The firms will pursue three research programs combining Editas' genome editing technologies, including CRISPR/Cas9, with Juno's immunotherapies.
"Editas' disruptive genome editing technology may unlock the ability of CAR T and TCR technologies to address a much wider range of cancers," Juno CEO Hans Bishop said in a statement. He added that the firm was encouraged by the clinical results seen so far with its T cell products.
Under the terms of the agreement, Juno will pay Editas an upfront payment of $25 million and up to $22 million in research support over the next five years across the three programs. Editas is also eligible to receive future research, regulatory, and commercial sales milestones in excess of $230 million for each program. Following the approval of any products resulting from the alliance, Editas is also eligible to receive tiered royalties.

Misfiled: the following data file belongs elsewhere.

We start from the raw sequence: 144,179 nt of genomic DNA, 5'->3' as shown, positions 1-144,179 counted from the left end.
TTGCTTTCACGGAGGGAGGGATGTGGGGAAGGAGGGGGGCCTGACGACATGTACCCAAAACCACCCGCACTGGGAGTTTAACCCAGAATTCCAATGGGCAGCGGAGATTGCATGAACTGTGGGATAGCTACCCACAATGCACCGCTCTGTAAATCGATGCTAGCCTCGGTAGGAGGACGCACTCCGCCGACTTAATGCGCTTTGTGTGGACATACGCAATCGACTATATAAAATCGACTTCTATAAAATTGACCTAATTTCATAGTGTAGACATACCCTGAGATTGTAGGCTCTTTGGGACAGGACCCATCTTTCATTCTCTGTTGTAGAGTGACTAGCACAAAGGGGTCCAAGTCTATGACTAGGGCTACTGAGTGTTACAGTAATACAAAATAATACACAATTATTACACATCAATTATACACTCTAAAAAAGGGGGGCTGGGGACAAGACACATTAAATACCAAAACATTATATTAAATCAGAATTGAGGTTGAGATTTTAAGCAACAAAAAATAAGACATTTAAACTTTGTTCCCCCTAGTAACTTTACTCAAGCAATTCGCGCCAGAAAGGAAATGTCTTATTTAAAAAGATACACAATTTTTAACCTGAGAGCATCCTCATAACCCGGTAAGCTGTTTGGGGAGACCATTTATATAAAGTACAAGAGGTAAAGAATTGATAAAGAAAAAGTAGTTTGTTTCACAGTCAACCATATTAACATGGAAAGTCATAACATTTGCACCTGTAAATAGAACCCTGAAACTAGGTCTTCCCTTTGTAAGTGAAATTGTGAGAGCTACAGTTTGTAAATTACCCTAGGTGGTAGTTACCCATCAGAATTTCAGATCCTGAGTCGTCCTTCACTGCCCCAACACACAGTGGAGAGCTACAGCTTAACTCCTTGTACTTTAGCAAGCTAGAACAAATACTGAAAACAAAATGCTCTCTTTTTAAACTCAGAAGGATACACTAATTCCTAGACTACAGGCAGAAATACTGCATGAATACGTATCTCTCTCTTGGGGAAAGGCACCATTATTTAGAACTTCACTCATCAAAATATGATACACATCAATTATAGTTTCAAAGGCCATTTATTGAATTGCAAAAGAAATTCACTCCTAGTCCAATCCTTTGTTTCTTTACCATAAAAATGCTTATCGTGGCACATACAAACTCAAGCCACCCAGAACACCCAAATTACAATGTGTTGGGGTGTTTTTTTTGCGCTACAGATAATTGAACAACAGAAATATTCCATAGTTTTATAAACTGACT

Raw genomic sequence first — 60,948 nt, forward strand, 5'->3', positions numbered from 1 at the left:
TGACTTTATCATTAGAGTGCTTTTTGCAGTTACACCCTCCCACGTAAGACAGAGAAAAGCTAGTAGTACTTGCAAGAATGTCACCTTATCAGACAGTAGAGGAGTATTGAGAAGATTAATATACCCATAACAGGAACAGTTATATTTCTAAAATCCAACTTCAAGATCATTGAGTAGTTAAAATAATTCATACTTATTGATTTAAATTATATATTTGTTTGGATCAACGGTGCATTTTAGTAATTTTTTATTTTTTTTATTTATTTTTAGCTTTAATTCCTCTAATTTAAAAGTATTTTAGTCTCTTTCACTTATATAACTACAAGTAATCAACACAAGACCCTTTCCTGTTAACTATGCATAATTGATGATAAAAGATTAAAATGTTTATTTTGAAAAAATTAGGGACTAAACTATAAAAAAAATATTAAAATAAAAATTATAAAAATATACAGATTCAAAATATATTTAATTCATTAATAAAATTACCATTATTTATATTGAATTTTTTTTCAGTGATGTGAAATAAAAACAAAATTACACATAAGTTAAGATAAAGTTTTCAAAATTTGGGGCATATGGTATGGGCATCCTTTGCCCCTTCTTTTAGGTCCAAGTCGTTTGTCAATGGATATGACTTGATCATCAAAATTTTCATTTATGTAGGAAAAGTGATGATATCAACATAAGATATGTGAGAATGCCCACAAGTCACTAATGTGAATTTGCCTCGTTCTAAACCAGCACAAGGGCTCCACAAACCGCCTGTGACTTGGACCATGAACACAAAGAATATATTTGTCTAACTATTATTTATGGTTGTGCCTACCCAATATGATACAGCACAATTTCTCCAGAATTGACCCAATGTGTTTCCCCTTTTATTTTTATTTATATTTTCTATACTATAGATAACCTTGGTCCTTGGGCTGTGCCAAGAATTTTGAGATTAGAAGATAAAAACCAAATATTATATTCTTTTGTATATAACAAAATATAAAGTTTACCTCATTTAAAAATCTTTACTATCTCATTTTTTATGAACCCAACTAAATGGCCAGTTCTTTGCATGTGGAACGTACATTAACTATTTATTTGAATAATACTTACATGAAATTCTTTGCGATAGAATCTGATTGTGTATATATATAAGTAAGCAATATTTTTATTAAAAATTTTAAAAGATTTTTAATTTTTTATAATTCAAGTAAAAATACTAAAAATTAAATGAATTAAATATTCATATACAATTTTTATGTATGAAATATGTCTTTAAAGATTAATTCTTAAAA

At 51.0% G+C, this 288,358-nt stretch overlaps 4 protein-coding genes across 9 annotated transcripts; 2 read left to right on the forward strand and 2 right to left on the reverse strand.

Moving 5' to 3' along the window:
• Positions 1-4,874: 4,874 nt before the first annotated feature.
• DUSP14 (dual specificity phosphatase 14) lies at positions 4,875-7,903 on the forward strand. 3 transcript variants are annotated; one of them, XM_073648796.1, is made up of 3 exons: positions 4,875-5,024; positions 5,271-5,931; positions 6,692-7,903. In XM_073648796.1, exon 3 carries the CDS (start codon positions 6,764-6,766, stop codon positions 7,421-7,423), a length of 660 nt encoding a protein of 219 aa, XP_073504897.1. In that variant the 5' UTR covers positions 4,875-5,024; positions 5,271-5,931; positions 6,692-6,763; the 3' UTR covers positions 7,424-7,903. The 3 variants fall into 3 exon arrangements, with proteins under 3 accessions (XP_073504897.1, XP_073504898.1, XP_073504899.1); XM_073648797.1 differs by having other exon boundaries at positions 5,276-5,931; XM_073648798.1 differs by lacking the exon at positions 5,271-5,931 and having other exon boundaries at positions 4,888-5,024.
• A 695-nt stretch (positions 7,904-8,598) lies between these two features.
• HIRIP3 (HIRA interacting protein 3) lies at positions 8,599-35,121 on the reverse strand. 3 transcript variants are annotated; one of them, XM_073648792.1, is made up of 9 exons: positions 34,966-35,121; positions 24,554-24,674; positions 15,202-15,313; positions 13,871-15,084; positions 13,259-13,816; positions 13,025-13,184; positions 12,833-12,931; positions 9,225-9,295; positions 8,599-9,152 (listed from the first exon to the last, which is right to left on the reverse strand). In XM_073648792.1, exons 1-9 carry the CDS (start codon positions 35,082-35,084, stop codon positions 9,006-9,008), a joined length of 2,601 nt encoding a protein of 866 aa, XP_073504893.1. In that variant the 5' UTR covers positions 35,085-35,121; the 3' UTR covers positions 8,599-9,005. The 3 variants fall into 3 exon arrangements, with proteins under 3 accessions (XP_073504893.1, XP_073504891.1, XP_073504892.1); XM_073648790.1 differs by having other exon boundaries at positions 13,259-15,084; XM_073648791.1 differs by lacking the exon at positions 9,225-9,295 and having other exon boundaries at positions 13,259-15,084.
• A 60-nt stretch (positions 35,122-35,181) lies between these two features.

Juno is the latest therapeutics firm to enter the CAR T cell arena. Pfizer, Novartis, and Janssen have all established relationships with genome editing firms, such as Cellectis and Intellia Therapeutics, to drive development of their CAR T cell programs.
Cambridge, Massachusetts-based Editas has secured licenses to intellectual property rights for CRISPR/Cas9 and transcription activator-like effector nucleases (TALENs) from Massachusetts General Hospital, Duke University, Harvard University, and the Broad Institute.